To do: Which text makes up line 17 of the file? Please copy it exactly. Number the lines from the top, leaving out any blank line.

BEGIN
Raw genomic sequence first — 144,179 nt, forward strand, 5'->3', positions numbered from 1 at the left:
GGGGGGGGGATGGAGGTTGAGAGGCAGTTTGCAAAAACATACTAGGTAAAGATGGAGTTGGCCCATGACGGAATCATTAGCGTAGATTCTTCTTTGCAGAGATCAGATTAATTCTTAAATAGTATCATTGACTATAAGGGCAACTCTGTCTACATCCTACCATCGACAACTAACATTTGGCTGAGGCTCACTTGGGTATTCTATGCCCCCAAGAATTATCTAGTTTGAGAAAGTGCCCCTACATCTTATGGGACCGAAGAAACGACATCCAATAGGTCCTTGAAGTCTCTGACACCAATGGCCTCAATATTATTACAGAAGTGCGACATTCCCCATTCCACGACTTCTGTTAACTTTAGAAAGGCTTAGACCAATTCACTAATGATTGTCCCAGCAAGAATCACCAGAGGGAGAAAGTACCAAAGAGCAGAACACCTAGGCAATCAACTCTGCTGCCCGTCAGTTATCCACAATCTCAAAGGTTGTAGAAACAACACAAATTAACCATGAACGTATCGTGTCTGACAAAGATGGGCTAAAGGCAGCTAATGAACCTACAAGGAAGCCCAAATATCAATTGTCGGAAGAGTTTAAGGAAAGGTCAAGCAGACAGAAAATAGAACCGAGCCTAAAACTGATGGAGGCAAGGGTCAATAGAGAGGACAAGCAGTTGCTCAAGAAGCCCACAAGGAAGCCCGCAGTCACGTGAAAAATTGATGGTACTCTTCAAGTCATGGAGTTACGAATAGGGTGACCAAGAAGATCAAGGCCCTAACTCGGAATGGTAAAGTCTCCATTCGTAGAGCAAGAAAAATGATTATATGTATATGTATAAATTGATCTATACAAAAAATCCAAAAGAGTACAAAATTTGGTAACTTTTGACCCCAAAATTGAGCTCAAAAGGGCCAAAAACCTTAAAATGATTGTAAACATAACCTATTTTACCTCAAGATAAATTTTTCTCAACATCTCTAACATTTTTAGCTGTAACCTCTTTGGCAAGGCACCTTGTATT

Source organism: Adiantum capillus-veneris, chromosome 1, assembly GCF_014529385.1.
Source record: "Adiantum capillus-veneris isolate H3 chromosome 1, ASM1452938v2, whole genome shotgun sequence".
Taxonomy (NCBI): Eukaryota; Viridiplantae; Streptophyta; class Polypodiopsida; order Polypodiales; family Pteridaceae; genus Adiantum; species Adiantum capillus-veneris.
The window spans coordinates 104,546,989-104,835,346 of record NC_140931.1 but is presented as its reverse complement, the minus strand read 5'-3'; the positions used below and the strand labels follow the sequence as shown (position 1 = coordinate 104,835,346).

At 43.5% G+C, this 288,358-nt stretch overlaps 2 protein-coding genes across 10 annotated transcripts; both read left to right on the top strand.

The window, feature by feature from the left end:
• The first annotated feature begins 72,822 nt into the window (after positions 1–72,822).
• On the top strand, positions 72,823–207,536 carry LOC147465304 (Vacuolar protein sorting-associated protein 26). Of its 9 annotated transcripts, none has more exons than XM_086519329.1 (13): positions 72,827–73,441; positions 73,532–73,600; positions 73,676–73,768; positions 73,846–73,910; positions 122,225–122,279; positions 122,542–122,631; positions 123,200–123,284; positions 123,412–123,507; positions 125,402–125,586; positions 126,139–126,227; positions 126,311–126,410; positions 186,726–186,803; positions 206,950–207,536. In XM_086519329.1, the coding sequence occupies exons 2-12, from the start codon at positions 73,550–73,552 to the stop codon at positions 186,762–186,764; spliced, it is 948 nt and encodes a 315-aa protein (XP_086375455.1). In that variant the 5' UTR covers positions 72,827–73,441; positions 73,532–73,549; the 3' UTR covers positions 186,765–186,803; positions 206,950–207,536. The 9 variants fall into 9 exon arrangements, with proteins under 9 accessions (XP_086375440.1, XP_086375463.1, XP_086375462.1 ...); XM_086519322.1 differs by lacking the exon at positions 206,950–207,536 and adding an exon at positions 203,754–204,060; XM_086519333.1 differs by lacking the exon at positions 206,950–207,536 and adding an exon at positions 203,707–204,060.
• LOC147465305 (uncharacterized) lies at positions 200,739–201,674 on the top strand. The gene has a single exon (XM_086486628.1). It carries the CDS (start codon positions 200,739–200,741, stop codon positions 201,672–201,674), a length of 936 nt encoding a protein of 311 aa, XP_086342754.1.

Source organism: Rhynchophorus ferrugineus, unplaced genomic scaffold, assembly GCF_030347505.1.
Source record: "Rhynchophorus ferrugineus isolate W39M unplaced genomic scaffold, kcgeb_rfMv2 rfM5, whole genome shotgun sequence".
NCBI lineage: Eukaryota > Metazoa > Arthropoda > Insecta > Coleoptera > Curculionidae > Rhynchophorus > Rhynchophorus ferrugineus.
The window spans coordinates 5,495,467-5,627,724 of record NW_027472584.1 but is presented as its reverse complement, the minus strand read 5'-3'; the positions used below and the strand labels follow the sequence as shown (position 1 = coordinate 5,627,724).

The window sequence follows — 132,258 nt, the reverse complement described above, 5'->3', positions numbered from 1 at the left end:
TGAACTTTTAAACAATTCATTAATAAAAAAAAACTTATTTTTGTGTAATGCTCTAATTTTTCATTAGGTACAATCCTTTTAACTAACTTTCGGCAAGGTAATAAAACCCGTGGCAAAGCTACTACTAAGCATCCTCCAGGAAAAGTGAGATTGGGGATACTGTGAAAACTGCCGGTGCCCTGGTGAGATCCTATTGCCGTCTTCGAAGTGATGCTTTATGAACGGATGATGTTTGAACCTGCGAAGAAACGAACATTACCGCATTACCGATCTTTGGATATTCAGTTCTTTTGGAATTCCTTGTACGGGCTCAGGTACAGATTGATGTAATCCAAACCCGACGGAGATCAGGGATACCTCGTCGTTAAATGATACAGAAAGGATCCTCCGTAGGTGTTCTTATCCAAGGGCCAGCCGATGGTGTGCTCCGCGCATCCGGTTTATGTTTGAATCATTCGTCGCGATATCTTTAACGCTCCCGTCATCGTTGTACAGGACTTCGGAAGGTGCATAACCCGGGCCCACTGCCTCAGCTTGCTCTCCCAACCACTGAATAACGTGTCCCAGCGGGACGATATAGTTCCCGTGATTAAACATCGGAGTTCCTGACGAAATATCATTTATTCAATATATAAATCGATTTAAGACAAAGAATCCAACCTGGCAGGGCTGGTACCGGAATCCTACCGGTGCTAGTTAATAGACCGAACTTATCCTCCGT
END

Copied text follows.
TGAACTTTTAAACAATTCATTAATAAAAAAAAACTTATTTTTGTGTAATGCTCTAATTTTTCATTAGGTACAATCCTTTTAACTAACTTTCGGCAAGGTAATAAAACCCGTGGCAAAGCTACTACTAAGCATCCTCCAGGAAAAGTGAGATTGGGGATACTGTGAAAACTGCCGGTGCCCTGGTGAGATCCTATTGCCGTCTTCGAAGTGATGCTTTATGAACGGATGATGTTTGAACCTGCGAAGAAACGAACATTACCGCATTACCGATCTTTGGATATTCAGTTCTTTTGGAATTCCTTGTACGGGCTCAGGTACAGATTGATGTAATCCAAACCCGACGGAGATCAGGGATACCTCGTCGTTAAATGATACAGAAAGGATCCTCCGTAGGTGTTCTTATCCAAGGGCCAGCCGATGGTGTGCTCCGCGCATCCGGTTTATGTTTGAATCATTCGTCGCGATATCTTTAACGCTCCCGTCATCGTTGTACAGGACTTCGGAAGGTGCATAACCCGGGCCCACTGCCTCAGCTTGCTCTCCCAACCACTGAATAACGTGTCCCAGCGGGACGATATAGTTCCCGTGATTAAACATCGGAGTTCCTGACGAAATATCATTTATTCAATATATAAATCGATTTAAGACAAAGAATCCAACCTGGCAGGGCTGGTACCGGAATCCTACCGGTGCTAGTTAATAGACCGAACTTATCCTCCGT